the Hudson between the Poestenkill and Meadow
Creek, and including the ground on which Troy

was afterwards laid out, was made by the propri-
etor of Rensselaerwyck to Derick Van Derhey
den, at the rent of
3 bushels and 3 pecks of
wheat, and
4 fat fowls annually. Portions of this
land were occupied by him and his descendants
for a farm, and the village which sprang up here
was afterwards known by the name of
Van Der-
This village was incorporated by the
name of Troy in
1796. But the principal settlers
of Troy were emigrants from New England,
who, seeing the advantages of its position, both
in an agricultural and commercial point of view,
induced the proprietors to lay it out into town
lots, and turned their attention, with all their
characteristic enterprise, to the means of its en-
largement and prosperity. Under these good
auspices Troy has grown to its present flourish-
ing condition.

Troy, O., c. h. Miami co. On the W. bank of
the Great Miami River. 68 miles W. by N. from
Columbus, and 21 N. from Dayton. The Miami
Canal passes through it.

Troy, Te., c. h. Obion co. 147 miles N. W.
by W. from Murfreesboro'.

Troy, Vt., Orleans co. This town is well wa-
tered by Missisco River and several of its trib-
utaries. The falls on the Missisco, in the N.
part, are a considerable curiosity. Here the
river precipitates itself down a ledge of rocks
70 feet. The soil is in general a strong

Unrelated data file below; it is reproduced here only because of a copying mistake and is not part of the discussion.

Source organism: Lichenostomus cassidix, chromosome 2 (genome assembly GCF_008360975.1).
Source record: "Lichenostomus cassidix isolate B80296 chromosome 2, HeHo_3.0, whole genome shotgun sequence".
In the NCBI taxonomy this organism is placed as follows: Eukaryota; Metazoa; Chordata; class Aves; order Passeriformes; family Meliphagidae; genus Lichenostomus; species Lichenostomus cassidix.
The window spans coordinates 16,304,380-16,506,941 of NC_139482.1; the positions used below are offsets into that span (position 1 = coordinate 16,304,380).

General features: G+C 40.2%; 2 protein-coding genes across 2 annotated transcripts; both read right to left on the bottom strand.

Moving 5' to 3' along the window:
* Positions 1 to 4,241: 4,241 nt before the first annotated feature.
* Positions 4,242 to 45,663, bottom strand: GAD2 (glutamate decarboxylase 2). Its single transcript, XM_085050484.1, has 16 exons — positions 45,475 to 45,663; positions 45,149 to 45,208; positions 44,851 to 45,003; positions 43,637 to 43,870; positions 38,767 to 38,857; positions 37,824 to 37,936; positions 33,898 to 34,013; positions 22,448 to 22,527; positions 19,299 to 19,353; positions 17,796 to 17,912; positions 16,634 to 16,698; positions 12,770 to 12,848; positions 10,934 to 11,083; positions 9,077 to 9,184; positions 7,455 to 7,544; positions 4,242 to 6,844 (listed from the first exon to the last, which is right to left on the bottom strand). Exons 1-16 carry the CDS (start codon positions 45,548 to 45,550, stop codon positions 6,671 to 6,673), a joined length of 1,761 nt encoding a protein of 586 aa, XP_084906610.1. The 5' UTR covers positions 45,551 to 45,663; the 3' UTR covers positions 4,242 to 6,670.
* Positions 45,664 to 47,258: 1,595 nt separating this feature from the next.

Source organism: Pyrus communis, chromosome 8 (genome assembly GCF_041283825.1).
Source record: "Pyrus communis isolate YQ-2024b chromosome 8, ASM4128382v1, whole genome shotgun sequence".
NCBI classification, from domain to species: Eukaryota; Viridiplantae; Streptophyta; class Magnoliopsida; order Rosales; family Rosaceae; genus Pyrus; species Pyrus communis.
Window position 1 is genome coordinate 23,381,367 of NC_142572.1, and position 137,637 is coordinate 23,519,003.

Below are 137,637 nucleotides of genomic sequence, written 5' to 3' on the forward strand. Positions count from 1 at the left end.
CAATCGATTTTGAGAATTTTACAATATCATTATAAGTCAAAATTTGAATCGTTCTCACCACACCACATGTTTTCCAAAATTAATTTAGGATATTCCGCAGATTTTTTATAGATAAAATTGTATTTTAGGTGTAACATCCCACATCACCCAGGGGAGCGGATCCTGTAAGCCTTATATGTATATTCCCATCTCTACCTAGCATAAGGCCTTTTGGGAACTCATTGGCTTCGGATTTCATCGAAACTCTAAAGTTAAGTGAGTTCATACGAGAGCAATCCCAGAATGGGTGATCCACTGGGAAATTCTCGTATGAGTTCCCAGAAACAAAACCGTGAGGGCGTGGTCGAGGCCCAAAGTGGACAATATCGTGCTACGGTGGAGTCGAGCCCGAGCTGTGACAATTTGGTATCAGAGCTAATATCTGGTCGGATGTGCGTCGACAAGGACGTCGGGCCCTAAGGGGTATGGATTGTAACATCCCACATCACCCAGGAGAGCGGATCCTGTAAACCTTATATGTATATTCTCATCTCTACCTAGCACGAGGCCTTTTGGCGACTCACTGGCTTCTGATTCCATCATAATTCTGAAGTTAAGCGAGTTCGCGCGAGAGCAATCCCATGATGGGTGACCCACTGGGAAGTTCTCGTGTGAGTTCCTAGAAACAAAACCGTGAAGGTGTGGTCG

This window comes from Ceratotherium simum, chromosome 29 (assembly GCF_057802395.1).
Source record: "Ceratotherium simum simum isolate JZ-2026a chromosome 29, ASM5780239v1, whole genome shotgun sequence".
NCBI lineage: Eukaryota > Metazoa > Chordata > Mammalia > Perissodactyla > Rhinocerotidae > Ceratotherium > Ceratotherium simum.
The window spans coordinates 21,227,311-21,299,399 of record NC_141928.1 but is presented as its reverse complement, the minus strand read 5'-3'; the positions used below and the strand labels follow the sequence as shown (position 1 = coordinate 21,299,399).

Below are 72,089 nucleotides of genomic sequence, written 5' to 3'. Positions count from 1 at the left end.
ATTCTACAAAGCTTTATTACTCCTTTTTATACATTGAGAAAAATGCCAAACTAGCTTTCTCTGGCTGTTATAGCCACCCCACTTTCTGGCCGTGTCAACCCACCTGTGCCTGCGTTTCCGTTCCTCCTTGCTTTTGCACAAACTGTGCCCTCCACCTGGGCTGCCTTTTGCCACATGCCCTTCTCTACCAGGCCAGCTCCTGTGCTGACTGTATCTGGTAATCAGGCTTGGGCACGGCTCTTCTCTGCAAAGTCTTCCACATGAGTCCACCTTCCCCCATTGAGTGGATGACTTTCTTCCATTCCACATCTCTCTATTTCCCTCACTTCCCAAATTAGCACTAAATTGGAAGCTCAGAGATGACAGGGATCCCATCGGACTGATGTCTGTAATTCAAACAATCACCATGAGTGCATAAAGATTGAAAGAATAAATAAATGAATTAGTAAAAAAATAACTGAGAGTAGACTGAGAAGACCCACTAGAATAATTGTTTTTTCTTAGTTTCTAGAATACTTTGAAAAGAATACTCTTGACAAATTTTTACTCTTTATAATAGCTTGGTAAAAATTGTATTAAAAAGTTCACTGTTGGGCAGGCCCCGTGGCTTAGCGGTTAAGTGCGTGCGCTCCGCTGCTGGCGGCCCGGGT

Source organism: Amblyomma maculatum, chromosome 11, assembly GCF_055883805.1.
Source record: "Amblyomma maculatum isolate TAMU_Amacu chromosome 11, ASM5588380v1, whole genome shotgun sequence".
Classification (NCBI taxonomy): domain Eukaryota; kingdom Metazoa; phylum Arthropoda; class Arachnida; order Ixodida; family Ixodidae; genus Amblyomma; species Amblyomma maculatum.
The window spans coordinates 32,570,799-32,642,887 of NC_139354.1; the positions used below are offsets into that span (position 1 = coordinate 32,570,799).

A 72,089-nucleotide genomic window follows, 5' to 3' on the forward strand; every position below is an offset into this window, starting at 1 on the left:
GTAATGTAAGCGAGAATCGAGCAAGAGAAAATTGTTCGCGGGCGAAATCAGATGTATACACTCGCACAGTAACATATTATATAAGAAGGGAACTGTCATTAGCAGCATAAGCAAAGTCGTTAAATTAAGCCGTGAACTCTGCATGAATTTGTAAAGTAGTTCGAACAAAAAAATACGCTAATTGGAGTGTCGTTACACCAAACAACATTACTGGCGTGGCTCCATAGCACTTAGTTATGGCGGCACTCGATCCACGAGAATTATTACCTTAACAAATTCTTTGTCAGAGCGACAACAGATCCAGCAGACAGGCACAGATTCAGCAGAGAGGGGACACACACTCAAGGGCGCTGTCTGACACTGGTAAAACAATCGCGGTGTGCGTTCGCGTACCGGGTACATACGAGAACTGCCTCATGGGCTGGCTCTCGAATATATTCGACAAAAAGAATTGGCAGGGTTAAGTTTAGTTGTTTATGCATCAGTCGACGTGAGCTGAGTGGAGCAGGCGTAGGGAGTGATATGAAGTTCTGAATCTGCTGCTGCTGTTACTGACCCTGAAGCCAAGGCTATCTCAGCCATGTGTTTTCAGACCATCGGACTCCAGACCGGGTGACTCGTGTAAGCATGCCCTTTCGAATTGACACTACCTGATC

loam, suitable for grass and most kinds of grain;
the surface is generally level, and along the river
are tracts of intervale. Iron ore of an excellent
quality is found here, and also some minerals.
The settlement was commenced about the year
1800, by emigrants from different towns on the
Connecticut River. 10 miles N. from Irasburg,
47 N. from Montpelier.

Trumbull, Ct., Fairfield co. This territory was .
formerly called North Stratford, and was taken
from Stratford in
1798. It is watered by the
Pequannock, which empties into Bridgeport Har-
bor. The surface is varied by hills and valleys;
the soil is a gravelly loam, productive of good
crops of grain and hay. Tamtashua Hill, in the
N. part of the town, is the first land seen in this
direction from the ocean.
5 miles N. from

Trumbull County, O., c. h. at Warren. Ashta-
bula co. is on the N., the state of Pennsylvania
on the E., Columbiana on the S., and Portage
and Geauga counties on the W. The land is
valuable for farming, and is watered by the Ma-
honing River and Canal, and Musketoe Creek.

Truro, Ms., Barnstable co. Truro lies on both
sides of Cape Cod, between Wellfleet and Prov-
incetown. It was the
Pamet of the Indians.
Pamet River, which sets up from Cape Cod Bay,
about the centre of the town, affords a good har-
bor for fishermen. There is in this town, near
the lighthouse, a vast body of clay, called the
“ Clay Pounds.'' There are also in the town a
number of beautiful ponds, and 200 acres of peat
land. Pamet village, at the head of the river of
that name, is very pleasant and flourishing, is a
fine location, and easy of access for all those who
wish to enjoy sea air, bathing, and marine sce-
nery, in their greatest perfection, on
terra Jirma,
Another neat settlement, called Pond village,
lies about
3 miles N. from Pamet. 37 miles be-
low Barnstable, 102 from Boston by land, and
60 by water.

Truxton, N. Y., Cortland co. The Tioughnio*